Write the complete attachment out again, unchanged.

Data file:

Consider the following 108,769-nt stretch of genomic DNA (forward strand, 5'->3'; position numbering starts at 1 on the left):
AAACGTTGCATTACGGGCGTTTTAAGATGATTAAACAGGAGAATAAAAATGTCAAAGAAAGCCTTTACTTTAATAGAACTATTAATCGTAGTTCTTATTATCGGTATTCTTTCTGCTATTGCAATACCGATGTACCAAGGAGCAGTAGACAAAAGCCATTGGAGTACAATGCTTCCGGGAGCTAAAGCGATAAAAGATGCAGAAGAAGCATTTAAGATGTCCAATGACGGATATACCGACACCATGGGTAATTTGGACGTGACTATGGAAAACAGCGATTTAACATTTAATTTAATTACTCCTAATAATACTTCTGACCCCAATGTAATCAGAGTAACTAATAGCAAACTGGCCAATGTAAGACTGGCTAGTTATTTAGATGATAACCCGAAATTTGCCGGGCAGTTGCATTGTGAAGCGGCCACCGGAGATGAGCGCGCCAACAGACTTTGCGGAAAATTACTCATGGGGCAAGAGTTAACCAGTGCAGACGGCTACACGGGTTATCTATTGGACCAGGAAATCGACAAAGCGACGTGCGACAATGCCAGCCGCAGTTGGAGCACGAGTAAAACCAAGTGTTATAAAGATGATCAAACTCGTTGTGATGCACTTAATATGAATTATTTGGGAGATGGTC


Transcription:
Consider the following 108,769-nt stretch of genomic DNA (forward strand, 5'->3'; position numbering starts at 1 on the left):
AAACGTTGCATTACGGGCGTTTTAAGATGATTAAACAGGAGAATAAAAATGTCAAAGAAAGCCTTTACTTTAATAGAACTATTAATCGTAGTTCTTATTATCGGTATTCTTTCTGCTATTGCAATACCGATGTACCAAGGAGCAGTAGACAAAAGCCATTGGAGTACAATGCTTCCGGGAGCTAAAGCGATAAAAGATGCAGAAGAAGCATTTAAGATGTCCAATGACGGATATACCGACACCATGGGTAATTTGGACGTGACTATGGAAAACAGCGATTTAACATTTAATTTAATTACTCCTAATAATACTTCTGACCCCAATGTAATCAGAGTAACTAATAGCAAACTGGCCAATGTAAGACTGGCTAGTTATTTAGATGATAACCCGAAATTTGCCGGGCAGTTGCATTGTGAAGCGGCCACCGGAGATGAGCGCGCCAACAGACTTTGCGGAAAATTACTCATGGGGCAAGAGTTAACCAGTGCAGACGGCTACACGGGTTATCTATTGGACCAGGAAATCGACAAAGCGACGTGCGACAATGCCAGCCGCAGTTGGAGCACGAGTAAAACCAAGTGTTATAAAGATGATCAAACTCGTTGTGATGCACTTAATATGAATTATTTGGGAGATGGTC